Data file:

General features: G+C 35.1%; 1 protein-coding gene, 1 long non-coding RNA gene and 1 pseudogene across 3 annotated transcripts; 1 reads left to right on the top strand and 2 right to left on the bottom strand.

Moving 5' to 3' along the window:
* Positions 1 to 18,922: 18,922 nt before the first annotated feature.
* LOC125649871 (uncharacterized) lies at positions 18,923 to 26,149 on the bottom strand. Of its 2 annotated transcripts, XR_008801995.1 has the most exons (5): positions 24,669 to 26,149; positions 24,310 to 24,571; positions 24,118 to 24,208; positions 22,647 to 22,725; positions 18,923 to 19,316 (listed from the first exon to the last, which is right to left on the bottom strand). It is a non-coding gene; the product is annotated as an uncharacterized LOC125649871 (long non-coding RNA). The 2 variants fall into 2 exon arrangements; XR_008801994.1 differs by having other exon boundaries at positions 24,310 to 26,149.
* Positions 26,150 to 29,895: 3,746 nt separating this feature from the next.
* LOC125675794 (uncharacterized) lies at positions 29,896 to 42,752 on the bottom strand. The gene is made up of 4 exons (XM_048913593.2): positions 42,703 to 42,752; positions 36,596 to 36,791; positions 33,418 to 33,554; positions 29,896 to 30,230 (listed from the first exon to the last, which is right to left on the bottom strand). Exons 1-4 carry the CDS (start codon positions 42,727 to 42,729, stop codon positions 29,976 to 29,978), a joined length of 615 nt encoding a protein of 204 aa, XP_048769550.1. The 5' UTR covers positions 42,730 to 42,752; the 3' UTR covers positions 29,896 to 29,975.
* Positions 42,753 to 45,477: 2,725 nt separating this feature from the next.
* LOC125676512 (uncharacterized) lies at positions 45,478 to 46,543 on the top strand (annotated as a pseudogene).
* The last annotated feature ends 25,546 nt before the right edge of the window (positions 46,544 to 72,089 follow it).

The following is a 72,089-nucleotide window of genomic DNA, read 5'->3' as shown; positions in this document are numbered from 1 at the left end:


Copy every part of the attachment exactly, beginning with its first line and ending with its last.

General features: G+C 35.1%; 1 protein-coding gene, 1 long non-coding RNA gene and 1 pseudogene across 3 annotated transcripts; 1 reads left to right on the top strand and 2 right to left on the bottom strand.

Moving 5' to 3' along the window:
* Positions 1 to 18,922: 18,922 nt before the first annotated feature.
* LOC125649871 (uncharacterized) lies at positions 18,923 to 26,149 on the bottom strand. Of its 2 annotated transcripts, XR_008801995.1 has the most exons (5): positions 24,669 to 26,149; positions 24,310 to 24,571; positions 24,118 to 24,208; positions 22,647 to 22,725; positions 18,923 to 19,316 (listed from the first exon to the last, which is right to left on the bottom strand). It is a non-coding gene; the product is annotated as an uncharacterized LOC125649871 (long non-coding RNA). The 2 variants fall into 2 exon arrangements; XR_008801994.1 differs by having other exon boundaries at positions 24,310 to 26,149.
* Positions 26,150 to 29,895: 3,746 nt separating this feature from the next.
* LOC125675794 (uncharacterized) lies at positions 29,896 to 42,752 on the bottom strand. The gene is made up of 4 exons (XM_048913593.2): positions 42,703 to 42,752; positions 36,596 to 36,791; positions 33,418 to 33,554; positions 29,896 to 30,230 (listed from the first exon to the last, which is right to left on the bottom strand). Exons 1-4 carry the CDS (start codon positions 42,727 to 42,729, stop codon positions 29,976 to 29,978), a joined length of 615 nt encoding a protein of 204 aa, XP_048769550.1. The 5' UTR covers positions 42,730 to 42,752; the 3' UTR covers positions 29,896 to 29,975.
* Positions 42,753 to 45,477: 2,725 nt separating this feature from the next.
* LOC125676512 (uncharacterized) lies at positions 45,478 to 46,543 on the top strand (annotated as a pseudogene).
* The last annotated feature ends 25,546 nt before the right edge of the window (positions 46,544 to 72,089 follow it).

The following is a 72,089-nucleotide window of genomic DNA, read 5'->3' as shown; positions in this document are numbered from 1 at the left end: